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Archive for the category “Foreign Policy”

China Right To Be Concerned About Quad Alliance’s Bright Future, Analysts Say

After initially dismissing the strategic partnership between the US, Japan, India and Australia – known as the Quad – analysts say Beijing is growing more cautious about the informal, implicitly anti-China alliance.

Read Here | South China Morning Post

The Problem With Soft Power

Considering soft power’s relatively low-risk and low-cost nature, in combination with the castrated successes of military campaigns since 2000, we’re left asking the obvious question: Why hasn’t the United States shifted to a foreign policy approach that incorporates more soft power approaches in lieu of continued bloated hard power initiatives?

Read Here | Foreign Policy Research Institute

The Four Paths Of US-China Relations

There is little question that the future of US-China relations will depend heavily on who leads each country in the years ahead. But in thinking about that future, it would be a mistake simply to assume that the US is heading for a changing of the guard, or that China is fated to have continuity at the top.

Read Here – Project Syndicate

All Great-Power Politics Is Local

The history of a number of major powers suggests that domestic policies were far more critical to their international standing than any of the clever stratagems, initiatives, ploys, schemes, or interventions they undertook abroad. Indeed, in some cases doing the right thing at home made it possible for the country to survive and recover after completely and disastrously mishandling its relations with others.

Read Here – Foreign Policy

The Age Of Strategic Instability

…The traditional focus on strategic stability may no longer be sufficient to manage today’s risks. Even with the resurrection of arms control agreements now being abrogated or dismantled, there is reason to doubt that strategic stability, at least as understood in the old paradigm, could be reestablished or preserved.

Read Here – Foreign Affairs

The Little-Known Thinker Who Holds The Key To Cold War II

To read Nicholas J Spykman today is to find that rarest of things: a foreign policy theory bolstered and derived from real events of the past, even as they make sense of the present and light the way into the future. In our age of hyperbole, plaudits are thrown around with abandon; but it is not too much to say that Spykman is a genius who should be read far and wide if we are to make sense of our world.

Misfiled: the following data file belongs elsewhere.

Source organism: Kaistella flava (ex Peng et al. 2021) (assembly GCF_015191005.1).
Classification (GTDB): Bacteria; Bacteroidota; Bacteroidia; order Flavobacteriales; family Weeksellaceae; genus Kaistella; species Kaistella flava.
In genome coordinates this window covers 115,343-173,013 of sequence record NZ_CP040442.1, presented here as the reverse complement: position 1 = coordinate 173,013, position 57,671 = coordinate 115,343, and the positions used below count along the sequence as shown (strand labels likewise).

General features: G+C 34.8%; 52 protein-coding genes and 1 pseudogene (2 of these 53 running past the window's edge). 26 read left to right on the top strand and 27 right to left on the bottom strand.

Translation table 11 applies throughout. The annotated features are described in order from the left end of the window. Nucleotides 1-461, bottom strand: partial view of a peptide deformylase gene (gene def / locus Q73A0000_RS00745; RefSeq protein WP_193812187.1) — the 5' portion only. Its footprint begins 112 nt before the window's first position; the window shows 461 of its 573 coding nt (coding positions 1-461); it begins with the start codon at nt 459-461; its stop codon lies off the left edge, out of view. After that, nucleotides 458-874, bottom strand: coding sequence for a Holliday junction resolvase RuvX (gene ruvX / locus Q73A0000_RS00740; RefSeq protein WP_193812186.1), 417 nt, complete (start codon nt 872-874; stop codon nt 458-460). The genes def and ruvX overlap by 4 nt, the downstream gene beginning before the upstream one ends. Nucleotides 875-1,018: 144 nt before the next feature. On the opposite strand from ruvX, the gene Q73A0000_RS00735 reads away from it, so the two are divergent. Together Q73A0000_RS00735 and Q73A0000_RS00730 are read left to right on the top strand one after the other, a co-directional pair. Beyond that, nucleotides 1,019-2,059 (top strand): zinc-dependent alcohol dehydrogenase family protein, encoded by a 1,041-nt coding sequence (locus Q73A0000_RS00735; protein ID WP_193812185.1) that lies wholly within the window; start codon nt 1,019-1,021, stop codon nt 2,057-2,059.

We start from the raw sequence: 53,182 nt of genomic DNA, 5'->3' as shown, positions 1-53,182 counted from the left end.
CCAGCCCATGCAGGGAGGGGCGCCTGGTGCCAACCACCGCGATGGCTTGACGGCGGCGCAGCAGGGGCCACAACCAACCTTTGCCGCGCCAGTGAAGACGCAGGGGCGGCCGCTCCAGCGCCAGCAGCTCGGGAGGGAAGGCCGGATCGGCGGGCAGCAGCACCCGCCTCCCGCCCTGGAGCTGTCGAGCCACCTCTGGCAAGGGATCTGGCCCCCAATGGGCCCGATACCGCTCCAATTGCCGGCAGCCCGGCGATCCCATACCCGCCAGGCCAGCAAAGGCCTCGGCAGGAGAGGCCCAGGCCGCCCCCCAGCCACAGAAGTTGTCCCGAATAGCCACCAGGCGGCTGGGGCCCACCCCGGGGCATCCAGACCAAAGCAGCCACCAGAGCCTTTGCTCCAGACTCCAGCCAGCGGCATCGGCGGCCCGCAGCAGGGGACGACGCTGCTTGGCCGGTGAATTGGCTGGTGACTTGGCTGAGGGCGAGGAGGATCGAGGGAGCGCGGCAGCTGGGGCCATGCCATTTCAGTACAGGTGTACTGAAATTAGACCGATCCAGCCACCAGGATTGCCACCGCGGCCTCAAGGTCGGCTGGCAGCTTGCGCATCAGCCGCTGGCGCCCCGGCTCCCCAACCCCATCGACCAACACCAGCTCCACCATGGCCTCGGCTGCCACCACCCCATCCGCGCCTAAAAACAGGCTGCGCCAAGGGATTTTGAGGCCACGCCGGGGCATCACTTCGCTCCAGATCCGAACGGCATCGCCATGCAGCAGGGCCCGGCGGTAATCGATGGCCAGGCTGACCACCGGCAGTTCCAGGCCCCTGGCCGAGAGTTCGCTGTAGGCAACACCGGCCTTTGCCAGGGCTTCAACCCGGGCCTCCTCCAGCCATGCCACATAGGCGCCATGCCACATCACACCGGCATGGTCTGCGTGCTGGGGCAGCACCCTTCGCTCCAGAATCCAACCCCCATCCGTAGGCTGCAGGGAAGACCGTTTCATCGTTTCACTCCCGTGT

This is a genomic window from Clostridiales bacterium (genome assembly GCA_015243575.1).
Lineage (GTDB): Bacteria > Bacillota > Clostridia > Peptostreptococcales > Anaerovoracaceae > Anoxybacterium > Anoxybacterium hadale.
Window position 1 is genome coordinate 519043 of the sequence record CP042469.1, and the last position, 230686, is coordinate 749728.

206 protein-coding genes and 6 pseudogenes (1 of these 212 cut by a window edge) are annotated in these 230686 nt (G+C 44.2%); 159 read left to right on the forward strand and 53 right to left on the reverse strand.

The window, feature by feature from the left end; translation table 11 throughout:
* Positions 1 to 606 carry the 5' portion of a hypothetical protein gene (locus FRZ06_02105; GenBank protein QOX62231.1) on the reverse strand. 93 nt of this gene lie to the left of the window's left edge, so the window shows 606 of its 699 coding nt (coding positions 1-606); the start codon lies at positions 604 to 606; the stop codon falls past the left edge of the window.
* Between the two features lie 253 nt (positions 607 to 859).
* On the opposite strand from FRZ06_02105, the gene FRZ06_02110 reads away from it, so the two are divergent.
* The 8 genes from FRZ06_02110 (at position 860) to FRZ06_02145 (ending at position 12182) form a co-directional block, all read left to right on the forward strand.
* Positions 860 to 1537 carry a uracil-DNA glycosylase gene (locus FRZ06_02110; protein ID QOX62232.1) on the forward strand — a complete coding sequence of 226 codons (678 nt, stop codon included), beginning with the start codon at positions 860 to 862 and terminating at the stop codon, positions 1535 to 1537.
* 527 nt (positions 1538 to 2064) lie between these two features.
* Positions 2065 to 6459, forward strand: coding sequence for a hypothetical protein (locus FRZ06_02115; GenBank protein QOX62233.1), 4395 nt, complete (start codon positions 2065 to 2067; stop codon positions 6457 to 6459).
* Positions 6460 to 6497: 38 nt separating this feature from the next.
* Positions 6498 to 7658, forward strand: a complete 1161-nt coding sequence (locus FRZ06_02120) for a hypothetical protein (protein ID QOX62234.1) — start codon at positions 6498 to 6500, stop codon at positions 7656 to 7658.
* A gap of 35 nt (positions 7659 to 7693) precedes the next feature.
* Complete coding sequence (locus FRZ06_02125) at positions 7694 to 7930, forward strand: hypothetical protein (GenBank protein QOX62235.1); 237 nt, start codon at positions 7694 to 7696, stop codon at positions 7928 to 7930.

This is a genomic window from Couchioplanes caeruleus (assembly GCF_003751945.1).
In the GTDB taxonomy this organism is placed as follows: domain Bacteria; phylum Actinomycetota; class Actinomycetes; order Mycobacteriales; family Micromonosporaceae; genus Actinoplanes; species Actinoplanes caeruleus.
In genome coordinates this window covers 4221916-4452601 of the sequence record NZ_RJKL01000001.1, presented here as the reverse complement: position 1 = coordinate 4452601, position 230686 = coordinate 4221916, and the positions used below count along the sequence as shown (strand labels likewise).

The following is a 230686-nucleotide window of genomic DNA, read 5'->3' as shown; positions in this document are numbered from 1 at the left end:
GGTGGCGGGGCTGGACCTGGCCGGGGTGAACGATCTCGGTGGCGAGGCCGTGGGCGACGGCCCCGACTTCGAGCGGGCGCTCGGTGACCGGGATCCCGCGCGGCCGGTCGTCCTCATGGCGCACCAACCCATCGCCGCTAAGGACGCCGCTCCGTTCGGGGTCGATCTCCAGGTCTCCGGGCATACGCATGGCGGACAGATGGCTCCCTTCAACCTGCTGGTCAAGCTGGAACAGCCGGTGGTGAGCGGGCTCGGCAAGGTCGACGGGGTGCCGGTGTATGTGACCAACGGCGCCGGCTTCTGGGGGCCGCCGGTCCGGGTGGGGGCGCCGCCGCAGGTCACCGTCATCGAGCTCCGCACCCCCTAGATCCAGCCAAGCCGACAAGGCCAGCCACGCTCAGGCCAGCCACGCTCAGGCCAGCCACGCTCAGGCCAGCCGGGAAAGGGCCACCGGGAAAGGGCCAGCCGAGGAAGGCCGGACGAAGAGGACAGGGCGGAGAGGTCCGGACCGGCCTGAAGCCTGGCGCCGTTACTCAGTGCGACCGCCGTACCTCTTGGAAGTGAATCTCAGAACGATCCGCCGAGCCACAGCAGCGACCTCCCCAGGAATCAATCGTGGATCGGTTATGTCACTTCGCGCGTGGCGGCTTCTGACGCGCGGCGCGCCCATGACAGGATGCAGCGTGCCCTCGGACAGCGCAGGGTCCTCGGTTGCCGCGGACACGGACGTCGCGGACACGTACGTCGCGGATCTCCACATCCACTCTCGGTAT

Read Here – CAPX

The Age Of Contagion Demands More Internationalism, Not Less

When future historians think of the moment that marked the end of the liberal world order, they may point to the spring of 2020—the moment when the United States and its allies, facing the gravest public health threat and economic catastrophe of the postwar era, could not even agree on a simple communiqué of common cause. But the chaos of the coronavirus pandemic engulfing the world these days is only exposing and accelerating what was already happening for years.

Read Here – Foreign Affairs

Expertise, Ideas, And Making Foreign Policy

World politics is complicated, ever changing, and uncertain. Boiled down to its simplest elements, however, the basic goal of each actor within the international system — once empires and kingdoms, now largely nation-states — often centers upon getting others to do what you’d like and preventing those same actors from forcing you to do things you don’t want to do.

Read Here – WarOnTheRocks

The Best Foreign Policy Puts Women At The Center

In 2014, Margot Wallström, then serving as the foreign minister of Sweden, proclaimed that the Swedish government would adopt a so-called feminist foreign policy, becoming the first nation ever to do so. Since then, Canada, France, and Mexico have followed suit, and a handful of other nations—most recently, Luxembourg, Malaysia, and Spain—have pledged to develop similar policies.

Read Here – Foreign Affairs

What Is A Moral Foreign Policy?

A foreign policy should be judged not only by specific actions, but also by how a pattern of actions shapes the environment of world politics. Leadership in supplying global public goods, for example, is consistent with “America First,” but it rests on a broader historical and institutional understanding than Donald Trump has shown.

Read Here – Project Syndicate

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